Voices from Russia

Saturday, 7 July 2018

Lady Godiva: A Righteous Englishwoman

Cloisters Cross (King of the Confessors), walrus ivory, carved by Master Hugo, mid-12th century

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According to a well-known tradition, Lady Godiva was a noblewoman who rode naked through the streets of Coventry, covering her modesty with her long hair. She did this to free the townspeople from the taxation that her husband imposed on them. Although postmodernists doubted this story, we see no reason to doubt the backbone of the tradition, which does date from at least the twelfth century. Of course, we should avoid modern misunderstandings… for example, Coventry was then a settlement of only a few hundred people and not a major city.

Godiva  (in Old English Godgifu) was a popular name, meaning “gift of God”. Lady Godiva was probably a widow when she married Leofric, Earl of Mercia. They had one known son, Aelfgar. Both were generous benefactors to monasteries. In 1043, Leofric founded and endowed a monastery in Coventry on the site of a convent destroyed by the Danes in 1016, Godiva being the moving force behind this act. In the 1050s, her name and her husband’s were on a grant of land to the monastery of St Mary in Worcester and on the endowment of the minster at Stow Mary in Lincolnshire.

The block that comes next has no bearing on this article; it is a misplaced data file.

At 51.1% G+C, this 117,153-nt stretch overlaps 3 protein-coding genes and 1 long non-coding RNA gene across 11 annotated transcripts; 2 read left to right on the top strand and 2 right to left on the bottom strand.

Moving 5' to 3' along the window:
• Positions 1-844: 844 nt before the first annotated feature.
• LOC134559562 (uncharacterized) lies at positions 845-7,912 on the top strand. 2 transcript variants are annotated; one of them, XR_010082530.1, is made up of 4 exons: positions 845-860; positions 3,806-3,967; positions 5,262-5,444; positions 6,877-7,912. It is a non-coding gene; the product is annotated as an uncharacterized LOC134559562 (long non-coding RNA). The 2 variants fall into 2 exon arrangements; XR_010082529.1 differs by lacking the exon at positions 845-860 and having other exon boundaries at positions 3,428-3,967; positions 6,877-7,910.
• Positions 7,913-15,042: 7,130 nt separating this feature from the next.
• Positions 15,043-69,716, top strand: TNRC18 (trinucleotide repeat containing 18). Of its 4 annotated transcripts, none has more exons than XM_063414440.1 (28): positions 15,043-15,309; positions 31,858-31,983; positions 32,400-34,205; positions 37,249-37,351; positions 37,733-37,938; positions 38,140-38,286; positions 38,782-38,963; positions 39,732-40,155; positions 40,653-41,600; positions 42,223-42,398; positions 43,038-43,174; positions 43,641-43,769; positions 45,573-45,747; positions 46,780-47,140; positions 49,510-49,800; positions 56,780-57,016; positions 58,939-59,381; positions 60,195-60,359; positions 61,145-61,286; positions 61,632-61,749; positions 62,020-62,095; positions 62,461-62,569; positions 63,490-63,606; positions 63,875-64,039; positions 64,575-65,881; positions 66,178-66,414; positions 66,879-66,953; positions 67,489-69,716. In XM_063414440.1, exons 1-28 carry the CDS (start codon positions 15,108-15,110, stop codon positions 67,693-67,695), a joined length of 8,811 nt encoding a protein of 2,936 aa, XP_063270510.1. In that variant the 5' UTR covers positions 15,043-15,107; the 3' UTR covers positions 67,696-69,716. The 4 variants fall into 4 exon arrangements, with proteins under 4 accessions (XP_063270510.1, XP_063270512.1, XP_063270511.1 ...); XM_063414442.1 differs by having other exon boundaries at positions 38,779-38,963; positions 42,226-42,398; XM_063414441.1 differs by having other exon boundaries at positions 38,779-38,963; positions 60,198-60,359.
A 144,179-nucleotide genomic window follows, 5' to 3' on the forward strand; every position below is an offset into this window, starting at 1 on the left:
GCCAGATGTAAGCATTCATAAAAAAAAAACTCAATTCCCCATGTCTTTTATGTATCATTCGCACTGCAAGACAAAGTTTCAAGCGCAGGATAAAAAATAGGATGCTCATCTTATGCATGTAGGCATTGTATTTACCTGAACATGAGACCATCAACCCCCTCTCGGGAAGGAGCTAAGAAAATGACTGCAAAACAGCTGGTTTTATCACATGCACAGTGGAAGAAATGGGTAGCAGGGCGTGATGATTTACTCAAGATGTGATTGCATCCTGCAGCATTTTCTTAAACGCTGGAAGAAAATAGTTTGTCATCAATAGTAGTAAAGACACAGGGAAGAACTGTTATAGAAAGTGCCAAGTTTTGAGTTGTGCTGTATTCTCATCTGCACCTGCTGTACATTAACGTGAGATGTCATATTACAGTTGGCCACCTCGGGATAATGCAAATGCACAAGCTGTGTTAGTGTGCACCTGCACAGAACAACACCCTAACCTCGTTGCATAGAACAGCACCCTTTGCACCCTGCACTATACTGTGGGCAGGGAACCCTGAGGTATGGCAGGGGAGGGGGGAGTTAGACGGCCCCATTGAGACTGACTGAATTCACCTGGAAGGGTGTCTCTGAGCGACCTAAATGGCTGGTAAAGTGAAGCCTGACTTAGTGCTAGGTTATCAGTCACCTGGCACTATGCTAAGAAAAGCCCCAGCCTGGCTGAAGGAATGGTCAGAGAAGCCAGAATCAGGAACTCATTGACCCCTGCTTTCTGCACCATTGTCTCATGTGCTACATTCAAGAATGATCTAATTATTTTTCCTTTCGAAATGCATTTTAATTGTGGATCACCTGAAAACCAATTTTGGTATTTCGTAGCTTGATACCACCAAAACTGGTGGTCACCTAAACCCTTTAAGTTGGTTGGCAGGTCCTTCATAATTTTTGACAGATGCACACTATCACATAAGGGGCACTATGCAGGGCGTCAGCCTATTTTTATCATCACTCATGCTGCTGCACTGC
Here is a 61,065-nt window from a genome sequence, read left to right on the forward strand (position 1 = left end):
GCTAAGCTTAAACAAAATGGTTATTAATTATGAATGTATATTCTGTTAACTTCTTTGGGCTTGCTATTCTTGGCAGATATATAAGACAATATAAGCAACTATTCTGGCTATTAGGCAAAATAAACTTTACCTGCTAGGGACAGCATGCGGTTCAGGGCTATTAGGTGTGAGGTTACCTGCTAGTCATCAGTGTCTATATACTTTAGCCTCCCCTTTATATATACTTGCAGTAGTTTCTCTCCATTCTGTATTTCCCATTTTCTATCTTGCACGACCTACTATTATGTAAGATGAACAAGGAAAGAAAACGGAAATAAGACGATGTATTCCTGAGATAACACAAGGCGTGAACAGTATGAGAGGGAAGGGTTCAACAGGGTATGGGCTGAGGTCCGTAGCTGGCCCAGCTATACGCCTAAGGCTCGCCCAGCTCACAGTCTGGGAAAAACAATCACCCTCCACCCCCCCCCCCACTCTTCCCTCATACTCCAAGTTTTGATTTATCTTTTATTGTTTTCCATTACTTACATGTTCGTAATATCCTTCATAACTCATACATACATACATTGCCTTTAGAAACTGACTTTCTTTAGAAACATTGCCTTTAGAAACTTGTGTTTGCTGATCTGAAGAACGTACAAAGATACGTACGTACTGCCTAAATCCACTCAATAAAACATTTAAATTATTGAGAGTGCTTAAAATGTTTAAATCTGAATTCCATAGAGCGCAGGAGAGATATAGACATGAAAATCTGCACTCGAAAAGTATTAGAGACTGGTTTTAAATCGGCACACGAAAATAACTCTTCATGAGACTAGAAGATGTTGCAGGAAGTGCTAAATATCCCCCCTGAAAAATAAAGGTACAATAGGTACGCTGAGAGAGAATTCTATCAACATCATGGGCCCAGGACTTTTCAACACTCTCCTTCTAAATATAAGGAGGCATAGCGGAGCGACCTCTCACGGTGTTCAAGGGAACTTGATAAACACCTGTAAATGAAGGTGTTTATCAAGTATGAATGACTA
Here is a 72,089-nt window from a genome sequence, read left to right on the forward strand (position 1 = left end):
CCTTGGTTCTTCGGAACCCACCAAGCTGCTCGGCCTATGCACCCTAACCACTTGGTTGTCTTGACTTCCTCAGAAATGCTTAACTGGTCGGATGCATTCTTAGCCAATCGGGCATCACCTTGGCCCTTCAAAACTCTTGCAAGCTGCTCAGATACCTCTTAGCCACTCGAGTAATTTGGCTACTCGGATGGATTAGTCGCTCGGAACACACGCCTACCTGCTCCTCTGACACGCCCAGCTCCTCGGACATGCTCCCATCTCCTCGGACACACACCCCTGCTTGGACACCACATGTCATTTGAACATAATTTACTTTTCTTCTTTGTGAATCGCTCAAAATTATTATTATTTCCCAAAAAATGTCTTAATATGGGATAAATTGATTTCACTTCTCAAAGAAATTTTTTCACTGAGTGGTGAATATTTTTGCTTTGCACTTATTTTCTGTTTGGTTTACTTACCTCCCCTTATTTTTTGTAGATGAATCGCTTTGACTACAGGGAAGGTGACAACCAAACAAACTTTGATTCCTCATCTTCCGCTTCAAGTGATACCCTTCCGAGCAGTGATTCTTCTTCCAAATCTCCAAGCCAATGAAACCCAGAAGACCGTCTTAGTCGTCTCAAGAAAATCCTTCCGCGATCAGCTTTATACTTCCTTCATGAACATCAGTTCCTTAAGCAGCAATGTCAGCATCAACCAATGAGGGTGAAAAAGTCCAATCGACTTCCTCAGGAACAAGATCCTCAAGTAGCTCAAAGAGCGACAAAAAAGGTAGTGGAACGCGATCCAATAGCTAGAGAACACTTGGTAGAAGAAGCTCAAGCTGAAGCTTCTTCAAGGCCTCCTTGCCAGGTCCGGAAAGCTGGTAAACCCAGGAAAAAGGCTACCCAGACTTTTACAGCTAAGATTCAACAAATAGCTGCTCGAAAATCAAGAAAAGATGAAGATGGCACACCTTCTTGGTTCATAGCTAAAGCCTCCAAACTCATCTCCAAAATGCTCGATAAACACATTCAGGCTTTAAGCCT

She and her husband are also commemorated as benefactors of other monasteries in Leominster, Chester, Much Wenlock and Evesham. Lady Godiva also gave Coventry a number of works in precious metal by the famous goldsmith Mannig and bequeathed a necklace valued at 100 Marks of silver. Another necklace went to Evesham for the figure of the Virgin accompanying the life-size gold and silver rood she and her husband gave, and St Paul’s Cathedral received a gold-fringed chasuble. She and her husband were among the most generous Old English donors in the last decades before the Norman Conquest.

Wulviva and Godiva (usually held to be Godiva and her sister) gave the manor of Woolhope in Herefordshire, along with four others, to the Cathedral in Hereford before the Norman Conquest. Her signature appears on a charter purportedly given by Thorold of Bucknall to the monastery of Spalding. It is possible that this Thorold, the Sheriff of Lincolnshire, was her brother. Leofric died in 1057, but Lady Godiva lived on, dying sometime between 1066 and 1086. The Domesday survey mentions her as the only Englishwoman to remain a major landholder shortly after the Norman Occupation. There seems little reason to doubt that her grave is with her husband’s in Coventry.

3 July 2018

Archpriest Fr Andrew Phillips

Orthodox England

http://www.events.orthodoxengland.org.uk/lady-godiva-a-righteous-englishwoman/

Thursday, 23 June 2016

23 June 2016. A Thought From Oscar Wilde…